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Theses Doctoral

Integrated CMOS Polymerase Chain Reaction Lab-on-chip

Norian, Haig

Considerable effort has recently been directed toward the miniaturization of quantitative-polymerase-chain-reaction [QPCR] instrumentation in an effort to reduce both cost and form factor for point-of-care applications. Notable gains have been made in shrinking the required volumes of PCR reagents, but resultant prototypes retain their bench-top form factor either due to heavy heating plates or cumbersome optical sensing instrumentation. In this thesis, we describe the use of complementary-metal-oxide semiconductor (CMOS) integrated circuit (IC) technology to produce a fully integrated qPCR lab-on-chip. Exploiting a 0.35-µm high-voltage CMOS process, the IC contains all of the key components for performing qPCR. Integrated resistive heaters and temperature sensors regulate the surface temperature of the chip to 0.45°C. Electrowetting-on-dielectric microfluidic pixels are actively driven from the chip surface, allowing for droplet generation and transport down to volumes of less than 1.2 nanoliters. Integrated single-photon avalanche diodes [SPAD] are used for fluorescent monitoring of the reaction, allowing for the quantification of target DNA with more than four-orders-of-magnitude of dynamic range with sensitivities down to a single copy per droplet. Using this device, reliable and sensitive real-time proof-of-concept detection of Staphylococcus aureus (S. aureus) is demonstrated.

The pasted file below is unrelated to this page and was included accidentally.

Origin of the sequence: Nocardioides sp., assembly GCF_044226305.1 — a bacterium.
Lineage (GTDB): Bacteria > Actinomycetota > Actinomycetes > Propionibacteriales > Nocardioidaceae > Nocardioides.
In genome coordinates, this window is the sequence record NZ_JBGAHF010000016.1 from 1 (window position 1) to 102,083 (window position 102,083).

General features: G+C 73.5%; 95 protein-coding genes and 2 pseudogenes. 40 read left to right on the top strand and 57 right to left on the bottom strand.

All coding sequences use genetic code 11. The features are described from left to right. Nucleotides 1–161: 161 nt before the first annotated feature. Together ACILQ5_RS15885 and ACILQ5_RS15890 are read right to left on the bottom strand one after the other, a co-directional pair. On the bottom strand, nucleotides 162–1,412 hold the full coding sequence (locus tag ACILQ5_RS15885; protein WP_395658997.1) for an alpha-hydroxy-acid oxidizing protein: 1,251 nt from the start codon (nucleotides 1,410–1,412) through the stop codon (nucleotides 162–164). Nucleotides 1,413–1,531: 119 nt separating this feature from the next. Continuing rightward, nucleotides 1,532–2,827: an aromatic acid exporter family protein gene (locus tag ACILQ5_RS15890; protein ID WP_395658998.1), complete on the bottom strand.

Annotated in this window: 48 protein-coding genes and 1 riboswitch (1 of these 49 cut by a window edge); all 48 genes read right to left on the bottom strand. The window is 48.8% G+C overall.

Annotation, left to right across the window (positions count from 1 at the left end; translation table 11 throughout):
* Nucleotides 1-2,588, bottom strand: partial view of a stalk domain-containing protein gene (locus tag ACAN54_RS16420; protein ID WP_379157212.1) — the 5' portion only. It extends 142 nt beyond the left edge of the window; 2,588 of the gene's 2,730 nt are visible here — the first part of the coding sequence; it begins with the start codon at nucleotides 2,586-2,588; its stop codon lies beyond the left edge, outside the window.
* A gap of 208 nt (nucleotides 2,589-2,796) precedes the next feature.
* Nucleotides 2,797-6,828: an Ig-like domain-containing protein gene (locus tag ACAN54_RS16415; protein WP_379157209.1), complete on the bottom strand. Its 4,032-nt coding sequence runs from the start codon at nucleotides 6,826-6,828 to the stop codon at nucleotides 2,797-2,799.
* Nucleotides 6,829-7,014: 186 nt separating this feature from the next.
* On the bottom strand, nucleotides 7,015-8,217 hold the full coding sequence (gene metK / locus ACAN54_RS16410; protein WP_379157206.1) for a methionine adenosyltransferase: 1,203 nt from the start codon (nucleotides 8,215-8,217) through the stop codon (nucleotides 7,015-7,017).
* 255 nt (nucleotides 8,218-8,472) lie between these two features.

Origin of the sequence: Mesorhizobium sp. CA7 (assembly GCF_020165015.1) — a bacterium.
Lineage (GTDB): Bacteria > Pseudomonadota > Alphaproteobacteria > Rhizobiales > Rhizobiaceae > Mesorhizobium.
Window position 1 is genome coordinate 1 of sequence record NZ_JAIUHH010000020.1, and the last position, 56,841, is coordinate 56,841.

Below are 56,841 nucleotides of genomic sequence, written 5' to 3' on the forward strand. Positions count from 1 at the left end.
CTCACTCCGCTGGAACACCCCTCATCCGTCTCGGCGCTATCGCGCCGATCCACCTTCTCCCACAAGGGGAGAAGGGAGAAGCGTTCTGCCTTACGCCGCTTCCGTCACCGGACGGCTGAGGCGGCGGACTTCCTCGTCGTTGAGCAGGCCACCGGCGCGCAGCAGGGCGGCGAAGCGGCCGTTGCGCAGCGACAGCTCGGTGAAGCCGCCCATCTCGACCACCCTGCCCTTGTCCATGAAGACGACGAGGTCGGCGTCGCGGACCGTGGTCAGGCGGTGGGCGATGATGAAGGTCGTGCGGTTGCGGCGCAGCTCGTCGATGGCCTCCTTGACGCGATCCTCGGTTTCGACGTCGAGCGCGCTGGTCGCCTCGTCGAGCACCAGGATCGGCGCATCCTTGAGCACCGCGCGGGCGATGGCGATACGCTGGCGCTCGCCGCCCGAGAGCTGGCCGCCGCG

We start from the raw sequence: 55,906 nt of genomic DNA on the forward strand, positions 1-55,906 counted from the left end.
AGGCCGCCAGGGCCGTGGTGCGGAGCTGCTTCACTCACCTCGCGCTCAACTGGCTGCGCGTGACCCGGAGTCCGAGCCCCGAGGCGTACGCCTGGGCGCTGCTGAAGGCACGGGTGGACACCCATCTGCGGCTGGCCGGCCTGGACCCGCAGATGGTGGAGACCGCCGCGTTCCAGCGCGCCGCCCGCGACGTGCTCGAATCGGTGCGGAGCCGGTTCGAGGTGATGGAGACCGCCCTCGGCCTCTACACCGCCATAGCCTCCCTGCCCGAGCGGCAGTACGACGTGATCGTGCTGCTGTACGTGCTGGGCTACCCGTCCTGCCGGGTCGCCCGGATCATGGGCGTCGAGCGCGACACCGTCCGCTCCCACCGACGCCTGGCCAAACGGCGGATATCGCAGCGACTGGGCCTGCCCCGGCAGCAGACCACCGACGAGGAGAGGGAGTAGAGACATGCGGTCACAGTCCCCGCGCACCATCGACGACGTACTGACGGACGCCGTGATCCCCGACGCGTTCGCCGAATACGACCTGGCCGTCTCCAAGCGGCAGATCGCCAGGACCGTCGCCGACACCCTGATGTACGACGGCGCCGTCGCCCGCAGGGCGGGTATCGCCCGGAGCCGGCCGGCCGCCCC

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More About This Work

Academic Units
Electrical Engineering
Thesis Advisors
Kymissis, Ioannis
Shepard, Kenneth L.
Ph.D., Columbia University
Published Here
August 27, 2014